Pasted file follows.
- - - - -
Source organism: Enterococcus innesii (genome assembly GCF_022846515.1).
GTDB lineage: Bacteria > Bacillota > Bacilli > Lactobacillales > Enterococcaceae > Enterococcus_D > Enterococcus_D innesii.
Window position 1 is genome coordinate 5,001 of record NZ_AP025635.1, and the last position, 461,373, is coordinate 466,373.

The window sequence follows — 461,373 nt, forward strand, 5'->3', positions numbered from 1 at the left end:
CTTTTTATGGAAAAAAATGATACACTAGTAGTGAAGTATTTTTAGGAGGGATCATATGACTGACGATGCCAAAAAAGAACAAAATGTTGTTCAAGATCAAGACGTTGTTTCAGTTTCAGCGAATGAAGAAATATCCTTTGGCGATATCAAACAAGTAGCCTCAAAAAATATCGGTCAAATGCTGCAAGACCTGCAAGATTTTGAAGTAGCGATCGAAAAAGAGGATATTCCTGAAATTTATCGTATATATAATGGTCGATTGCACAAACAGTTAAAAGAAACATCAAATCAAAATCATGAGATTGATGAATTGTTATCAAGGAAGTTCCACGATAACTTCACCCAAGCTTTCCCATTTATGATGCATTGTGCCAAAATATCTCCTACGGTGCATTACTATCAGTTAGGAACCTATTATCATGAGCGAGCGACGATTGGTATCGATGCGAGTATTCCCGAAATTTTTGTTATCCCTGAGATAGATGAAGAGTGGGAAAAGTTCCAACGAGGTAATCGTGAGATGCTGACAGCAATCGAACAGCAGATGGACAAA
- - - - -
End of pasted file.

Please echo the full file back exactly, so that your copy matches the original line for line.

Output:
Source organism: Enterococcus innesii (genome assembly GCF_022846515.1).
GTDB lineage: Bacteria > Bacillota > Bacilli > Lactobacillales > Enterococcaceae > Enterococcus_D > Enterococcus_D innesii.
Window position 1 is genome coordinate 5,001 of record NZ_AP025635.1, and the last position, 461,373, is coordinate 466,373.

The window sequence follows — 461,373 nt, forward strand, 5'->3', positions numbered from 1 at the left end:
CTTTTTATGGAAAAAAATGATACACTAGTAGTGAAGTATTTTTAGGAGGGATCATATGACTGACGATGCCAAAAAAGAACAAAATGTTGTTCAAGATCAAGACGTTGTTTCAGTTTCAGCGAATGAAGAAATATCCTTTGGCGATATCAAACAAGTAGCCTCAAAAAATATCGGTCAAATGCTGCAAGACCTGCAAGATTTTGAAGTAGCGATCGAAAAAGAGGATATTCCTGAAATTTATCGTATATATAATGGTCGATTGCACAAACAGTTAAAAGAAACATCAAATCAAAATCATGAGATTGATGAATTGTTATCAAGGAAGTTCCACGATAACTTCACCCAAGCTTTCCCATTTATGATGCATTGTGCCAAAATATCTCCTACGGTGCATTACTATCAGTTAGGAACCTATTATCATGAGCGAGCGACGATTGGTATCGATGCGAGTATTCCCGAAATTTTTGTTATCCCTGAGATAGATGAAGAGTGGGAAAAGTTCCAACGAGGTAATCGTGAGATGCTGACAGCAATCGAACAGCAGATGGACAAA